A Direct Mail Fundraising Crash Course for Nonprofit Boards

This post was contributed by GivingMail.

Mail isn’t dead. The rise of social media and digital outreach has made direct mail seem slow or old fashioned, but it has also highlighted the unique appeal of mail. Compared to a tweet or an email, a signed letter in the mail takes time, care, and effort that portrays the nonprofit that sent it as professional and invested in their supporters.

Even in the internet age, direct mail remains a vital part of nonprofit fundraising and marketing efforts. Mail gives your nonprofit unique opportunities to connect with supporters by sending handwritten cards, personal event invitations, year-end calendars, or whatever else your nonprofit has to give that can be stamped and shipped.

Before you launch your direct mail fundraising campaign, you’ll need buy-in from your board. Board participation can elevate any fundraising campaign, especially one that benefits from handwritten and signed letters like a direct mail campaign.

Our team at GivingMail understands that your board may question if a direct mail campaign is worth the investment of time and money. That’s why we’ve put together this crash course to walk through the key aspects of a successful direct mail campaign so your nonprofit can decide if it’s the right direction for your next fundraising campaign.

In this article, we’ll go over:

  • Why your board should consider hosting a direct mail fundraising campaign
  • How to maximize the results of your direct mail campaign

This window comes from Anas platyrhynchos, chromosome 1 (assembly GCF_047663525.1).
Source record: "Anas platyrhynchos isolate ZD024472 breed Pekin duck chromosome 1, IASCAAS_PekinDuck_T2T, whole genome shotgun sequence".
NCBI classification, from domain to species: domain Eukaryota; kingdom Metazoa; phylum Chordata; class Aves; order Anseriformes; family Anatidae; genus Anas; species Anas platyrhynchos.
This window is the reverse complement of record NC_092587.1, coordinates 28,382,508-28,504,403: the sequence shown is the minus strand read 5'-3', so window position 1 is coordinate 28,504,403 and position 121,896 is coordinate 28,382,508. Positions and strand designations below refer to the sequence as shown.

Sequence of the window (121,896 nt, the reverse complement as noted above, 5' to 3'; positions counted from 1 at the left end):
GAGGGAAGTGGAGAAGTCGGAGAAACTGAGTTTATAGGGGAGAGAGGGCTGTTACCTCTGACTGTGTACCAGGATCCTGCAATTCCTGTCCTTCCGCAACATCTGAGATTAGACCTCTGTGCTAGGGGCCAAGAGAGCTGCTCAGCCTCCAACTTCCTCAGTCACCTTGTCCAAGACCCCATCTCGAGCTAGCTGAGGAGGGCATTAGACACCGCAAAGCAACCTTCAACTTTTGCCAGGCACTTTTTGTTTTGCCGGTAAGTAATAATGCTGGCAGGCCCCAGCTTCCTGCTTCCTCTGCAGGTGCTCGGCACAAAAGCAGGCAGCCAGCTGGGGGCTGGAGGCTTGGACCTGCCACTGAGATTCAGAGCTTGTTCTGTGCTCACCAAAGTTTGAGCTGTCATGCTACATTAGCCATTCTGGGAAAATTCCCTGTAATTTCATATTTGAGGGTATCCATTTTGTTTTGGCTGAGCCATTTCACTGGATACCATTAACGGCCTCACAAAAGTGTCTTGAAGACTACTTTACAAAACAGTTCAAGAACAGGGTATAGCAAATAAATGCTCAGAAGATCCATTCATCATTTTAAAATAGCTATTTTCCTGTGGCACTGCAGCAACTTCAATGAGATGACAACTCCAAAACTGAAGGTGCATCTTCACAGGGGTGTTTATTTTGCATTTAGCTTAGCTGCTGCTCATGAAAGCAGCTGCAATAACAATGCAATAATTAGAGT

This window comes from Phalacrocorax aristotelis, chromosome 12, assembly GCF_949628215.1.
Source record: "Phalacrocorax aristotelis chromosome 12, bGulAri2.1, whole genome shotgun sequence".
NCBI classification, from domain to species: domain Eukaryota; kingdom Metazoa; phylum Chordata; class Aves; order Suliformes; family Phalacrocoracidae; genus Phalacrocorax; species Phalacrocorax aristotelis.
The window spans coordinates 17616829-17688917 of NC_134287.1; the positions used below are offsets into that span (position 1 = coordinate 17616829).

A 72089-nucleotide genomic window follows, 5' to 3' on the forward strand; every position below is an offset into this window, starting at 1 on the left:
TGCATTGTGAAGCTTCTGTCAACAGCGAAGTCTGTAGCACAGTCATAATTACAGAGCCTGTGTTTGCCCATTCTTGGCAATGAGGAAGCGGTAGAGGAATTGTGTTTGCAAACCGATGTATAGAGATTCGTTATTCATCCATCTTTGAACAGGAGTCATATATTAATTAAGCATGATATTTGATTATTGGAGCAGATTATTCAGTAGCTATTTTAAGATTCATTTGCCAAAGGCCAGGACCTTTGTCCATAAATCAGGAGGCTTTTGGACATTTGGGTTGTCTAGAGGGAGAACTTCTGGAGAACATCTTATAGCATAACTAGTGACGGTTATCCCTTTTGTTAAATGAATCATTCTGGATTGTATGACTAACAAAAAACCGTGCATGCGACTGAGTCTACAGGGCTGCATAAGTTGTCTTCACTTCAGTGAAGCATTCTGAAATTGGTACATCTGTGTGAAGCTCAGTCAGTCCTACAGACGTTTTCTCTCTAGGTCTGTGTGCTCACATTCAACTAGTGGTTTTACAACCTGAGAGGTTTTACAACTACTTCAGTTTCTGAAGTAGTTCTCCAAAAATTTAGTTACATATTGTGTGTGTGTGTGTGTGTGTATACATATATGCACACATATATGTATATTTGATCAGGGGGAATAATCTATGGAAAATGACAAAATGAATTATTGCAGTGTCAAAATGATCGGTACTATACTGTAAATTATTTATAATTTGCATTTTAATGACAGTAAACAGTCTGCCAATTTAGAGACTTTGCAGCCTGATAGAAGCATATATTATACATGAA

• Make data-driven decisions about your fundraising appeals.
    • Segment your audience and personalize direct mailings.
    • Encourage recipients to pursue corporate matching gifts.
    • Work with a direct mail fundraising platform.

Direct mail campaigns function best when your whole team is on board. Do your research on different direct mail campaigns, the pros and cons of each, and how your nonprofit could integrate working strategies. Use this article as a jumping off point to start learning so you can present to and educate your board on direct mail.

Why host a direct mail fundraising campaign

Direct mail fundraising campaigns require more upfront costs than email or social media outreach campaigns. However, they also have higher response and giving rates. According to GivingMail’s guide to direct mailing, 70% of total giving comes from individuals and the majority of donations from individuals are done by mail.

Fundraising campaigns that reach out to supporters on multiple channels have better results than nonprofits who only use one outreach method. Donor conversion takes multiple interactions, and the more chances your nonprofit gives itself to interact with donors, the more likely they are to give. Direct mail is one of those channels and shouldn’t be neglected while your nonprofit develops your social media, email, and phone marketing strategies.